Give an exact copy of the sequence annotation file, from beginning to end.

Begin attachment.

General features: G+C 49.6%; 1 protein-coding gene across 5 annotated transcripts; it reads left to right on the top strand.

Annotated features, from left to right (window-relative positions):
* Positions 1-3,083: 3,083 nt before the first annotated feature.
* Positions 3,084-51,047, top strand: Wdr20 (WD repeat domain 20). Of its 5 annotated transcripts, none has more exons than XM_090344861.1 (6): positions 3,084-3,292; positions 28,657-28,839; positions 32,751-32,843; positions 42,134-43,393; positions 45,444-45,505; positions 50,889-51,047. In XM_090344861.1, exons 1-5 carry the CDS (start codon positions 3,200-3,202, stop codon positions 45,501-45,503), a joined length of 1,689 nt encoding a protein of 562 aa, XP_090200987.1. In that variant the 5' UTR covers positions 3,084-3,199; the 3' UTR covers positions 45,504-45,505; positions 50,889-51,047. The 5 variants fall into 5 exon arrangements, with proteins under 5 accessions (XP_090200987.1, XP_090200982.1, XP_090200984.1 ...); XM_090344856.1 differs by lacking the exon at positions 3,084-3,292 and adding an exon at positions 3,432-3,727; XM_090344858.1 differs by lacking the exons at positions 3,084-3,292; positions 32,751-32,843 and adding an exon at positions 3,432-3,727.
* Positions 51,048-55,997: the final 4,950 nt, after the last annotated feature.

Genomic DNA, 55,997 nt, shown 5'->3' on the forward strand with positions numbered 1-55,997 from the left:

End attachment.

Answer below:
General features: G+C 49.6%; 1 protein-coding gene across 5 annotated transcripts; it reads left to right on the top strand.

Annotated features, from left to right (window-relative positions):
* Positions 1-3,083: 3,083 nt before the first annotated feature.
* Positions 3,084-51,047, top strand: Wdr20 (WD repeat domain 20). Of its 5 annotated transcripts, none has more exons than XM_090344861.1 (6): positions 3,084-3,292; positions 28,657-28,839; positions 32,751-32,843; positions 42,134-43,393; positions 45,444-45,505; positions 50,889-51,047. In XM_090344861.1, exons 1-5 carry the CDS (start codon positions 3,200-3,202, stop codon positions 45,501-45,503), a joined length of 1,689 nt encoding a protein of 562 aa, XP_090200987.1. In that variant the 5' UTR covers positions 3,084-3,199; the 3' UTR covers positions 45,504-45,505; positions 50,889-51,047. The 5 variants fall into 5 exon arrangements, with proteins under 5 accessions (XP_090200987.1, XP_090200982.1, XP_090200984.1 ...); XM_090344856.1 differs by lacking the exon at positions 3,084-3,292 and adding an exon at positions 3,432-3,727; XM_090344858.1 differs by lacking the exons at positions 3,084-3,292; positions 32,751-32,843 and adding an exon at positions 3,432-3,727.
* Positions 51,048-55,997: the final 4,950 nt, after the last annotated feature.

Genomic DNA, 55,997 nt, shown 5'->3' on the forward strand with positions numbered 1-55,997 from the left: